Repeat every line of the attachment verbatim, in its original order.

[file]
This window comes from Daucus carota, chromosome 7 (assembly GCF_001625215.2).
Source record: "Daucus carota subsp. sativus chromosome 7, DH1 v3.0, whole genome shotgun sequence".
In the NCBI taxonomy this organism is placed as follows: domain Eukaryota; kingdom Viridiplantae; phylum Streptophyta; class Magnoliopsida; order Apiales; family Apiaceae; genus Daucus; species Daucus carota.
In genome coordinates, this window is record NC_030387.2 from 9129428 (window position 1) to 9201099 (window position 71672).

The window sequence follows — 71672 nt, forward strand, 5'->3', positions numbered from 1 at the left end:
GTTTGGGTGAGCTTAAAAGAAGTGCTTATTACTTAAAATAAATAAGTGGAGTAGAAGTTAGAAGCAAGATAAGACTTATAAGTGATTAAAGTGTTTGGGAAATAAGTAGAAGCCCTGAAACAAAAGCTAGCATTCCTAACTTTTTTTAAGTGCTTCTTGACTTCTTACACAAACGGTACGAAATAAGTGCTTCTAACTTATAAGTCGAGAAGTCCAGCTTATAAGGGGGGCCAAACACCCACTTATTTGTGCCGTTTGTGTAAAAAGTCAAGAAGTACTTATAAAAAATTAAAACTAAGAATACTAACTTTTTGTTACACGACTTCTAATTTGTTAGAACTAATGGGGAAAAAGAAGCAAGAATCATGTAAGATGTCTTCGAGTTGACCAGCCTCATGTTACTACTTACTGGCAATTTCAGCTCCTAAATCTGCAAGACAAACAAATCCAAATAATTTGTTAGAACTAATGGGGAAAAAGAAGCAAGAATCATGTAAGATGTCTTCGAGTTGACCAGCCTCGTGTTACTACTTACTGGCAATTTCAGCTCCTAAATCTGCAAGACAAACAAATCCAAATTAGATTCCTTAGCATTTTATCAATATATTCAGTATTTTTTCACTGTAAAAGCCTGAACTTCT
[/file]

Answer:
This window comes from Daucus carota, chromosome 7 (assembly GCF_001625215.2).
Source record: "Daucus carota subsp. sativus chromosome 7, DH1 v3.0, whole genome shotgun sequence".
In the NCBI taxonomy this organism is placed as follows: domain Eukaryota; kingdom Viridiplantae; phylum Streptophyta; class Magnoliopsida; order Apiales; family Apiaceae; genus Daucus; species Daucus carota.
In genome coordinates, this window is record NC_030387.2 from 9129428 (window position 1) to 9201099 (window position 71672).

The window sequence follows — 71672 nt, forward strand, 5'->3', positions numbered from 1 at the left end:
GTTTGGGTGAGCTTAAAAGAAGTGCTTATTACTTAAAATAAATAAGTGGAGTAGAAGTTAGAAGCAAGATAAGACTTATAAGTGATTAAAGTGTTTGGGAAATAAGTAGAAGCCCTGAAACAAAAGCTAGCATTCCTAACTTTTTTTAAGTGCTTCTTGACTTCTTACACAAACGGTACGAAATAAGTGCTTCTAACTTATAAGTCGAGAAGTCCAGCTTATAAGGGGGGCCAAACACCCACTTATTTGTGCCGTTTGTGTAAAAAGTCAAGAAGTACTTATAAAAAATTAAAACTAAGAATACTAACTTTTTGTTACACGACTTCTAATTTGTTAGAACTAATGGGGAAAAAGAAGCAAGAATCATGTAAGATGTCTTCGAGTTGACCAGCCTCATGTTACTACTTACTGGCAATTTCAGCTCCTAAATCTGCAAGACAAACAAATCCAAATAATTTGTTAGAACTAATGGGGAAAAAGAAGCAAGAATCATGTAAGATGTCTTCGAGTTGACCAGCCTCGTGTTACTACTTACTGGCAATTTCAGCTCCTAAATCTGCAAGACAAACAAATCCAAATTAGATTCCTTAGCATTTTATCAATATATTCAGTATTTTTTCACTGTAAAAGCCTGAACTTCT